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J Exp Psychol Gen. 2003 Mar;132(1):47-70.

Working-memory capacity and the control of attention: the contributions of goal neglect, response competition, and task set to Stroop interference.

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  • 1Department of Psychology, University of North Carolina at Greensboro, P.O. Box 26170, Greensboro, North Carolina 27402-6170, USA. mjkane@uncg.edu

Abstract

Individual differences in working-memory (WM) capacity predicted performance on the Stroop task in 5 experiments, indicating the importance of executive control and goal maintenance to selective attention. When the Stroop task encouraged goal neglect by including large numbers of congruent trials (RED presented in red), low WM individuals committed more errors than did high WM individuals on the rare incongruent trials (BLUE in red) that required maintaining access to the "ignore-the-word" goal for accurate responding. In contrast, in tasks with no or few congruent trials, or in high-congruency tasks that followed low-congruency tasks, WM predicted response-time interference. WM was related to latency, not accuracy, in contexts that reinforced the task goal and so minimized the difficulty of actively maintaining it. The data and a literature review suggest that Stroop interference is jointly determined by 2 mechanisms, goal maintenance and competition resolution, and that the dominance of each depends on WM capacity, as well as the task set induced by current and previous contexts.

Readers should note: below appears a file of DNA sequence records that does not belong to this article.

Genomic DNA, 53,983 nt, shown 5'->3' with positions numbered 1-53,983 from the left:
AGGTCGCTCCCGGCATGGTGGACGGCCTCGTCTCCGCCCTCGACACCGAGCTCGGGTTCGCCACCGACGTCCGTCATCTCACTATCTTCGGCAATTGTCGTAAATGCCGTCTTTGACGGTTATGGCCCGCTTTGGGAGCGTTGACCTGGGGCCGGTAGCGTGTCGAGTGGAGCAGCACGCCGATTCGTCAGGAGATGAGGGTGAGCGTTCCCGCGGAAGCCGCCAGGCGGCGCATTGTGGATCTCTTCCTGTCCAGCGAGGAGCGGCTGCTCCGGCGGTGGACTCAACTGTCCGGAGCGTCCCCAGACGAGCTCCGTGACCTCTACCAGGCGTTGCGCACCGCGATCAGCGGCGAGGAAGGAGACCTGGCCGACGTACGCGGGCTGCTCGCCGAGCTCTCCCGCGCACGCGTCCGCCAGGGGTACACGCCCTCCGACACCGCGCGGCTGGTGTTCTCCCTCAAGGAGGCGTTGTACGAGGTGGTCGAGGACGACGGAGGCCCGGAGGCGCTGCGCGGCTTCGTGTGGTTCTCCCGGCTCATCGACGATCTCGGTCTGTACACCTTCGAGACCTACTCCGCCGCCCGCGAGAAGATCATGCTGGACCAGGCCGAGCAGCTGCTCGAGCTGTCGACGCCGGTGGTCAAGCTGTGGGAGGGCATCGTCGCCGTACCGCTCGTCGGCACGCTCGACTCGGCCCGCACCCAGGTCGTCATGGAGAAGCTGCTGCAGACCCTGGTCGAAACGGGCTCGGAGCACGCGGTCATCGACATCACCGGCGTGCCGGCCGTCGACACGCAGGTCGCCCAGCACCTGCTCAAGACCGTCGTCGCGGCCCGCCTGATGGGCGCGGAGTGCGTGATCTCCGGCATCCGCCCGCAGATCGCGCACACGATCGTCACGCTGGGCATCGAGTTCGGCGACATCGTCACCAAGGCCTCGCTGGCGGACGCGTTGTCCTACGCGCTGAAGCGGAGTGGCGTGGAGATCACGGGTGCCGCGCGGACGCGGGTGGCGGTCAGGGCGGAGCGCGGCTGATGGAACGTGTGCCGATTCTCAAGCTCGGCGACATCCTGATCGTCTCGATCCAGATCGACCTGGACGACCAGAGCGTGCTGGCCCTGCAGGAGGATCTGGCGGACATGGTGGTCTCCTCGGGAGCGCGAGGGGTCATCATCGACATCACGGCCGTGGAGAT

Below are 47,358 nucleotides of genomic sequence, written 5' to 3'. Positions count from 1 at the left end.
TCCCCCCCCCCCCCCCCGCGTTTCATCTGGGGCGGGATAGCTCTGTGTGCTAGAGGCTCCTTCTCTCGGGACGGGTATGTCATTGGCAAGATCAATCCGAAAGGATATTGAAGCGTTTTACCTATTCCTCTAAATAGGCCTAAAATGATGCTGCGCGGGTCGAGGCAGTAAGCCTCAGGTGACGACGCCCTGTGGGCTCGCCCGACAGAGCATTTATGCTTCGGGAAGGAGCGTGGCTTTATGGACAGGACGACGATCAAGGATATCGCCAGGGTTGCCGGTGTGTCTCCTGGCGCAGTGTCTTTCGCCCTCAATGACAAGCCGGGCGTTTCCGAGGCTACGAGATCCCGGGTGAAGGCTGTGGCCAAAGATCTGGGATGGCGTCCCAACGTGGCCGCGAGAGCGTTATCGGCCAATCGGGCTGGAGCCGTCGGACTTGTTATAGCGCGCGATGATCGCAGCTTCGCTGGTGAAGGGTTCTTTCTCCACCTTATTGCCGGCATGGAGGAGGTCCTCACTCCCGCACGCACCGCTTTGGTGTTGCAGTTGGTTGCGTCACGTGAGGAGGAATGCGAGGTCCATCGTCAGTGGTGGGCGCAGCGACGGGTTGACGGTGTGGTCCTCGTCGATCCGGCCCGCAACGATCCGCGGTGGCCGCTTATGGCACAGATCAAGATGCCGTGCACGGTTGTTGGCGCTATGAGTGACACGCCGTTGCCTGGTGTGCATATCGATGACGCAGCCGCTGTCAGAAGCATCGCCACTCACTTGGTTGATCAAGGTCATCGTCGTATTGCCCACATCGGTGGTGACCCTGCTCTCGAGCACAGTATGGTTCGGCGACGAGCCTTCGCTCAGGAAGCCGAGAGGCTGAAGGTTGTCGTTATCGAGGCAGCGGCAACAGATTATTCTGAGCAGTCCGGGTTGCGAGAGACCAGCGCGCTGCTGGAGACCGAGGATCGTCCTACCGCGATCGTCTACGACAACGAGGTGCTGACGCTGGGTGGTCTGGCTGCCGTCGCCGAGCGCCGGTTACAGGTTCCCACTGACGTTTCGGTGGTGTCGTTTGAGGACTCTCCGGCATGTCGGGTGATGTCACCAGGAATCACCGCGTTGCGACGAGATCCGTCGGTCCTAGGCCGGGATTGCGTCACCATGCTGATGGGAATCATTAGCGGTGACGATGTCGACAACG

PMID:
12656297
[PubMed - indexed for MEDLINE]
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